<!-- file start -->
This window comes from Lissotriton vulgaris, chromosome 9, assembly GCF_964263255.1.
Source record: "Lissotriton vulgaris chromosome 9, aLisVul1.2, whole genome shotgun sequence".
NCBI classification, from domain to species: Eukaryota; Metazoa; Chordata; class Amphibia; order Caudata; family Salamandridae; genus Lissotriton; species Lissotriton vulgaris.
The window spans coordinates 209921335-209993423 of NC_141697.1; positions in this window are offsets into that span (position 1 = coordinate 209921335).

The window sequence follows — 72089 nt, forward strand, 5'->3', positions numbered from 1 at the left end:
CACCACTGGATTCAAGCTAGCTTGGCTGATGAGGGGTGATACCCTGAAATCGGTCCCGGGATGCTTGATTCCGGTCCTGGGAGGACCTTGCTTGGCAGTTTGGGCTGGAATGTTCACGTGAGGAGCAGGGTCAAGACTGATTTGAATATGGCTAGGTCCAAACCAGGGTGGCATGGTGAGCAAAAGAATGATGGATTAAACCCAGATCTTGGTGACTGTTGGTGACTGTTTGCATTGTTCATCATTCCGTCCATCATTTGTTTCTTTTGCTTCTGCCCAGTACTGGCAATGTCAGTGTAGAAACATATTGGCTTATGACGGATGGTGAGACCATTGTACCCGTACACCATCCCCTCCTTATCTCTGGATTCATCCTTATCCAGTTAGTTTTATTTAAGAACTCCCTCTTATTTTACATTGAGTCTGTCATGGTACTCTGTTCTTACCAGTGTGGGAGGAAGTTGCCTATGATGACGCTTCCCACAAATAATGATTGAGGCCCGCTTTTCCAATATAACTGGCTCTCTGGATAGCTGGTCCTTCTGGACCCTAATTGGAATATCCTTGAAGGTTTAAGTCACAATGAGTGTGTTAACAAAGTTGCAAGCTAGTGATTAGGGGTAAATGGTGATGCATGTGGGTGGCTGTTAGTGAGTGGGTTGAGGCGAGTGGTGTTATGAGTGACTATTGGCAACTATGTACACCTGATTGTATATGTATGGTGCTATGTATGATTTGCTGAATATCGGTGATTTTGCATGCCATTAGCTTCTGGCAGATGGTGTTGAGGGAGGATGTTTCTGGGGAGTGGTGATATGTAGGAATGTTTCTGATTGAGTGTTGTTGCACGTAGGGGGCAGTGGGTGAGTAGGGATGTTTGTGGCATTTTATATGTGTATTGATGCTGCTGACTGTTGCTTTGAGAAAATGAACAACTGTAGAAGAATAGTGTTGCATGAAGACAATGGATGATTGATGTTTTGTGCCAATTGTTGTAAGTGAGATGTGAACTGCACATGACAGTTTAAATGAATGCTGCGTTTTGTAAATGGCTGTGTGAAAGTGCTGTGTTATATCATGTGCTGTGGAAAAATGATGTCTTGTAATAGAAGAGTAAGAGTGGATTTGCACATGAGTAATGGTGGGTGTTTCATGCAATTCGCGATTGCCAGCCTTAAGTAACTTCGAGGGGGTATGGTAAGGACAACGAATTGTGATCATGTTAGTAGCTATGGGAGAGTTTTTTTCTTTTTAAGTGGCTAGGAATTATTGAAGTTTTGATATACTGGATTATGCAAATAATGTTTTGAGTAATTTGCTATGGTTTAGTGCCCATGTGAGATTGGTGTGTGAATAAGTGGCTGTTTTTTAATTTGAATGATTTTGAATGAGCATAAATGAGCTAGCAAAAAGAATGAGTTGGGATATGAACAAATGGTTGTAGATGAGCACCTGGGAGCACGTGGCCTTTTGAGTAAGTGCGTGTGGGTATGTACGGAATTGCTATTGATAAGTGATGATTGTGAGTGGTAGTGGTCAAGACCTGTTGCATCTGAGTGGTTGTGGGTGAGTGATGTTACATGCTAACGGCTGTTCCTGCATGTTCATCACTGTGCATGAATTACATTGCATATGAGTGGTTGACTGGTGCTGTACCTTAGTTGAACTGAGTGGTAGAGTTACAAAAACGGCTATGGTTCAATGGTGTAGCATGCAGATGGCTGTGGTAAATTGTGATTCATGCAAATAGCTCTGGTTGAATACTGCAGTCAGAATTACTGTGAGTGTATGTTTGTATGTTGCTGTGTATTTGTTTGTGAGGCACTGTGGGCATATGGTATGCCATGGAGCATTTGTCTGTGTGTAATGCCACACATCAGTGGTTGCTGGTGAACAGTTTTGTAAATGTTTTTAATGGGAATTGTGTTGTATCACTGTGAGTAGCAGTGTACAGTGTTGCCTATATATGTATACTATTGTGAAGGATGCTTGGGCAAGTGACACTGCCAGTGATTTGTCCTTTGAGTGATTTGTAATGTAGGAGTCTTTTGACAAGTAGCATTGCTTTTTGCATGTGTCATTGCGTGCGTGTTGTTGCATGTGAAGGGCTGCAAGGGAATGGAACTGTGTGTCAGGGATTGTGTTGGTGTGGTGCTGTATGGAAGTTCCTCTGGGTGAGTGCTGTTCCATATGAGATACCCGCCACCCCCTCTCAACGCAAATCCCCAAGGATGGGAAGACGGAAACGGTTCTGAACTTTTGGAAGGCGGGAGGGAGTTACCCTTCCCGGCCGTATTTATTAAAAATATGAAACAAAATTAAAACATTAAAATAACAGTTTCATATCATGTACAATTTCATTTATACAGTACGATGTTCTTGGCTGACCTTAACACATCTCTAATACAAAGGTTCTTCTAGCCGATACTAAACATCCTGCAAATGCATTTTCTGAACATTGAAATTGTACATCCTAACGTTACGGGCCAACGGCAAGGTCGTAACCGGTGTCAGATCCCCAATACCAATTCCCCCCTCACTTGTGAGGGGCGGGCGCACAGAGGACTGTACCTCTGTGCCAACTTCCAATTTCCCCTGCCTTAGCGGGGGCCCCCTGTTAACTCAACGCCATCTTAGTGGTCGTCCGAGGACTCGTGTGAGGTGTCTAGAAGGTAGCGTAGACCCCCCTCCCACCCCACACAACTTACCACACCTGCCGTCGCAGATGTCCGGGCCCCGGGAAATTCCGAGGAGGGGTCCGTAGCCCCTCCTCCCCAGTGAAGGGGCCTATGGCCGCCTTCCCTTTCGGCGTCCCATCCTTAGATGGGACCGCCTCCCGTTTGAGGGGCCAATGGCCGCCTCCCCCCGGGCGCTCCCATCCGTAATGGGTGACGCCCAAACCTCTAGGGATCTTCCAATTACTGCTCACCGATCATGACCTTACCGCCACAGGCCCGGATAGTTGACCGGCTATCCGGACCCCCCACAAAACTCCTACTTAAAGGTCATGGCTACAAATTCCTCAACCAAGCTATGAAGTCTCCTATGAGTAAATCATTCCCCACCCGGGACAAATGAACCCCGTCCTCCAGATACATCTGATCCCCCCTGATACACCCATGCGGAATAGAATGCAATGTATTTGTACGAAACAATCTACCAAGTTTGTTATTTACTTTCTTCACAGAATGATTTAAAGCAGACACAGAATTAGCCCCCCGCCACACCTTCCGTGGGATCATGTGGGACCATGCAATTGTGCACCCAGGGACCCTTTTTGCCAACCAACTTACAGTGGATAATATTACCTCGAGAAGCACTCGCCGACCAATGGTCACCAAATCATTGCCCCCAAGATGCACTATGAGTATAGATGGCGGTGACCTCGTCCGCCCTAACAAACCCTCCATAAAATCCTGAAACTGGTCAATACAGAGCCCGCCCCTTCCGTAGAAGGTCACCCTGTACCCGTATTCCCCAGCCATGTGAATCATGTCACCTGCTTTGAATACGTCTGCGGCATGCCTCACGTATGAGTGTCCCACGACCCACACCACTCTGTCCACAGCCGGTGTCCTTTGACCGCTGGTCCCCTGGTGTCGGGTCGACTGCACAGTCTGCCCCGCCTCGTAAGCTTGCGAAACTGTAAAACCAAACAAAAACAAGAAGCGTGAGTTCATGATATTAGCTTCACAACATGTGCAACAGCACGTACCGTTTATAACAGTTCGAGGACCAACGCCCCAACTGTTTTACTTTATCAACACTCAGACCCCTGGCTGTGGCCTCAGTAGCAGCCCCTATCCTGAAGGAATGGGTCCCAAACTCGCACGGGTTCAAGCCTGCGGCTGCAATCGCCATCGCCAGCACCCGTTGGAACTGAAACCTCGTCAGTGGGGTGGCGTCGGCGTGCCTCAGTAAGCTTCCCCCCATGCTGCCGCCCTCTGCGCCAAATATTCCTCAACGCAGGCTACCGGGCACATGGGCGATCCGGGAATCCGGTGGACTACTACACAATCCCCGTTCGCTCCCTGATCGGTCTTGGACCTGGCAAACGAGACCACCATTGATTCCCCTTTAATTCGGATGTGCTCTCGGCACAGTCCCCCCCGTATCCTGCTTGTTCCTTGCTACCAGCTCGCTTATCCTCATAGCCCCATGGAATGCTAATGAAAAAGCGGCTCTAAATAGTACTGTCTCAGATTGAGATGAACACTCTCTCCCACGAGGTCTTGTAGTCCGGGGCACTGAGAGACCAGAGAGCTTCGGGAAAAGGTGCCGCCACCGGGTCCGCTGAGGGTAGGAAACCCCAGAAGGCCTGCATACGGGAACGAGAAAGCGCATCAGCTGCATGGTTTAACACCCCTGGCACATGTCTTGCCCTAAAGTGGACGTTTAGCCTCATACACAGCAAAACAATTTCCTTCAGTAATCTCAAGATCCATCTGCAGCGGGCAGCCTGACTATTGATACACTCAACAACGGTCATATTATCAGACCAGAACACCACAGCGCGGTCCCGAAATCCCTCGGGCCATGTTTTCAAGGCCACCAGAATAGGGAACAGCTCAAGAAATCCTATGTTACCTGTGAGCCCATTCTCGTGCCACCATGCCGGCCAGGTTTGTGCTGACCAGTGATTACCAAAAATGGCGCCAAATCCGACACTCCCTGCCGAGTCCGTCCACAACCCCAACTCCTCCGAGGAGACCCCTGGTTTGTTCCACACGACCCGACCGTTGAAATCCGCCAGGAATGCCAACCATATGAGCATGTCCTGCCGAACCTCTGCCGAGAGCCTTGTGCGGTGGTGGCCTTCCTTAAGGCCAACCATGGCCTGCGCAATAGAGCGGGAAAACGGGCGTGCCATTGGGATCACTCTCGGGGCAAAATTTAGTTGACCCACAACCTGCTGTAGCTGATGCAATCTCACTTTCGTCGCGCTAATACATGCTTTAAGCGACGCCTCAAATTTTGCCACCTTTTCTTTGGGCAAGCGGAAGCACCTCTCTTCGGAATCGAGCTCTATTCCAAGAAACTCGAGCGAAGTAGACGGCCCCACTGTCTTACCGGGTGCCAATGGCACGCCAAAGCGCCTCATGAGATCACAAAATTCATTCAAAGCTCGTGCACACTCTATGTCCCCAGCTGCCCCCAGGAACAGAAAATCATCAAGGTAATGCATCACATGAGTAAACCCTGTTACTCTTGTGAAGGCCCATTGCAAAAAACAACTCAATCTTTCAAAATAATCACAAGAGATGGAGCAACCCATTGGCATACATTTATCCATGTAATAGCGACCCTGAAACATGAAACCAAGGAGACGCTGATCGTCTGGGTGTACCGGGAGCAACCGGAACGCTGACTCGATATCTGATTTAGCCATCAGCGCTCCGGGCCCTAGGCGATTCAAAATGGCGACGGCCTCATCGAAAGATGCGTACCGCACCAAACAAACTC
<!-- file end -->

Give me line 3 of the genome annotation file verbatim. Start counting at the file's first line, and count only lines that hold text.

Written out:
NCBI classification, from domain to species: Eukaryota; Metazoa; Chordata; class Amphibia; order Caudata; family Salamandridae; genus Lissotriton; species Lissotriton vulgaris.